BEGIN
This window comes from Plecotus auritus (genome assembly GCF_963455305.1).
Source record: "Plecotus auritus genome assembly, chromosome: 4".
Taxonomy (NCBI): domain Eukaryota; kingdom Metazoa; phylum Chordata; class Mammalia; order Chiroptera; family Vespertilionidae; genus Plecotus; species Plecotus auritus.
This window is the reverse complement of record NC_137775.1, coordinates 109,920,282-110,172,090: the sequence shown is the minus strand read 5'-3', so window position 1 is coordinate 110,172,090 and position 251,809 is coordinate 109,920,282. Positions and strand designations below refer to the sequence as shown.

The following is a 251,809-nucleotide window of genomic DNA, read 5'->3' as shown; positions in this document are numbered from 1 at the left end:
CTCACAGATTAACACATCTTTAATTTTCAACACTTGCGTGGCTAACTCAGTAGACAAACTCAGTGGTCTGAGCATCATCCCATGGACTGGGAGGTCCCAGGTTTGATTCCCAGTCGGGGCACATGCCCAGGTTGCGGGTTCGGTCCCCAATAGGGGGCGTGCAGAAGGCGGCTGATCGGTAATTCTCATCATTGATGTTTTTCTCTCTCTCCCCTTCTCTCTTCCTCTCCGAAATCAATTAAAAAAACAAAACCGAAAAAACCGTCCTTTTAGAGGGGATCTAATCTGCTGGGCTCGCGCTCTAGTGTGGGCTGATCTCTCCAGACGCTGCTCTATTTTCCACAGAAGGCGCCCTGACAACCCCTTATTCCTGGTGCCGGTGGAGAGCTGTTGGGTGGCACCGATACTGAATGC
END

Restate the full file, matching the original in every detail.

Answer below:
This window comes from Plecotus auritus (genome assembly GCF_963455305.1).
Source record: "Plecotus auritus genome assembly, chromosome: 4".
Taxonomy (NCBI): domain Eukaryota; kingdom Metazoa; phylum Chordata; class Mammalia; order Chiroptera; family Vespertilionidae; genus Plecotus; species Plecotus auritus.
This window is the reverse complement of record NC_137775.1, coordinates 109,920,282-110,172,090: the sequence shown is the minus strand read 5'-3', so window position 1 is coordinate 110,172,090 and position 251,809 is coordinate 109,920,282. Positions and strand designations below refer to the sequence as shown.

The following is a 251,809-nucleotide window of genomic DNA, read 5'->3' as shown; positions in this document are numbered from 1 at the left end:
CTCACAGATTAACACATCTTTAATTTTCAACACTTGCGTGGCTAACTCAGTAGACAAACTCAGTGGTCTGAGCATCATCCCATGGACTGGGAGGTCCCAGGTTTGATTCCCAGTCGGGGCACATGCCCAGGTTGCGGGTTCGGTCCCCAATAGGGGGCGTGCAGAAGGCGGCTGATCGGTAATTCTCATCATTGATGTTTTTCTCTCTCTCCCCTTCTCTCTTCCTCTCCGAAATCAATTAAAAAAACAAAACCGAAAAAACCGTCCTTTTAGAGGGGATCTAATCTGCTGGGCTCGCGCTCTAGTGTGGGCTGATCTCTCCAGACGCTGCTCTATTTTCCACAGAAGGCGCCCTGACAACCCCTTATTCCTGGTGCCGGTGGAGAGCTGTTGGGTGGCACCGATACTGAATGC